Add to consumer choices among bandaids and “genders” the choice of Churches:
Cars have made distance less of a factor in our lives. For this reason, church goers can choose from a marketplace of churches. But in order to decide, they have to narrow down the options, and when they do, they (naturally) consider their personal preferences first. They’ll try on different churches and see what “fits.”
Pastors, in reaction, are today forced to account for these new dynamics of affinity. Because church shoppers are exploring their options, area pastors often respond by targeting “felt needs.” For pastors, attracting and retaining church goers often means preaching on the topics people are looking for.
I wish I could say my church is immune, but there’s only one of us within a 15 mile radius, so it’s hard to say. I do know, though, that one family drove past us for several years to go 15+ miles away to another, for reasons I won’t characterize (for fear of misrepresentation).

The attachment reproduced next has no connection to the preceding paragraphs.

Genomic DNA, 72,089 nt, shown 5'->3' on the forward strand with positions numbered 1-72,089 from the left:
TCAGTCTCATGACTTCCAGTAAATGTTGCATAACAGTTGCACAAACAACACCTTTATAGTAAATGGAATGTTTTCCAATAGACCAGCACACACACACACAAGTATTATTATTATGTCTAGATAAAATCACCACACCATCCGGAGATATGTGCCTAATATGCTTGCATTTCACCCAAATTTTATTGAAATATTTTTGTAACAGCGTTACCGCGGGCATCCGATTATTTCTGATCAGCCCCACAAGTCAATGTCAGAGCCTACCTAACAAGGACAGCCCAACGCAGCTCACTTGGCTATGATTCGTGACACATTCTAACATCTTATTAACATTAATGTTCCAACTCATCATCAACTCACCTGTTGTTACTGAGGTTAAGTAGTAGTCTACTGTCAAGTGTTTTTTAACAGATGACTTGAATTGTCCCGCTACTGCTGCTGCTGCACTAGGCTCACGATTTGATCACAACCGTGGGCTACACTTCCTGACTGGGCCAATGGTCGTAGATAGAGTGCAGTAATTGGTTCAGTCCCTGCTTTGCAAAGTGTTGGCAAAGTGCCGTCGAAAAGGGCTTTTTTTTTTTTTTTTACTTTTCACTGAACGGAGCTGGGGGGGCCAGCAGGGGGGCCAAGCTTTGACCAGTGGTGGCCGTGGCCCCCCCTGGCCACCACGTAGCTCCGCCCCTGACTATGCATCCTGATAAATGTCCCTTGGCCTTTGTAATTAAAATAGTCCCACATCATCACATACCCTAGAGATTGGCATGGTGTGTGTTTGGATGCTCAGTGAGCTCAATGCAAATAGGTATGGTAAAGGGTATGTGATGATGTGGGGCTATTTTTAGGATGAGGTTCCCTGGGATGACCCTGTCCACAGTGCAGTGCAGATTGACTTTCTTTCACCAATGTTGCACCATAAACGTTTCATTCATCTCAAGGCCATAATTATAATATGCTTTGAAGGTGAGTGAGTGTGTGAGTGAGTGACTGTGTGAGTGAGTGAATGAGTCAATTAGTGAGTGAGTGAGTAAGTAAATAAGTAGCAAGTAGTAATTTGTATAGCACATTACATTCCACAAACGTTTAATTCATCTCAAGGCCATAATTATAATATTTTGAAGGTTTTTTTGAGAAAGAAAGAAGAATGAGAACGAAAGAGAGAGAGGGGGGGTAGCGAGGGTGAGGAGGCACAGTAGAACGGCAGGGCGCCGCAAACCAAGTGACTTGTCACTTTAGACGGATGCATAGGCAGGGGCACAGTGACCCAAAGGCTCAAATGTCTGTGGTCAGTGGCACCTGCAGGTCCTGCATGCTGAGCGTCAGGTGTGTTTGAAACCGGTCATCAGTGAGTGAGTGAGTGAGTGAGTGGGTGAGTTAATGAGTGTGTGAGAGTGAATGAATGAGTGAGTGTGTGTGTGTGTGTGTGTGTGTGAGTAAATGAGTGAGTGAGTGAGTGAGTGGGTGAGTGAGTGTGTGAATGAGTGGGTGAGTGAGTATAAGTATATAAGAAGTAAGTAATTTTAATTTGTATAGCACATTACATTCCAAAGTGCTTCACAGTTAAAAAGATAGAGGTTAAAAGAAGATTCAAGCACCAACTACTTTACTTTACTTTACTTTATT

So what do we do?
Now it is not quite right to blame the automobile as such for this defective ecclesiology. After all, it is our use of the automobile that lies ultimately at its origin. Yet no technology is neutral. The automobile has exacerbated the individualistic tendencies already at work in our culture, empowering individuals to treat even so central a community as the church as a mere extension of their personal tastes.
We cannot, of course, return to a pre-automotive past. That option is closed to us. However, what if every new church building were to forgo the ubiquitous parking lot in the interest of restoring a normative ecclesiology? …
(David T. Koyzis) Well, professor, I’m afraid that would be illegal, and they’d never get a building permit. The automobile is hard-wired into our law now.
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“The remarks made in this essay do not represent scholarly research. They are intended as topical stimulations for conversation among intelligent and informed people.” (Gerhart Niemeyer)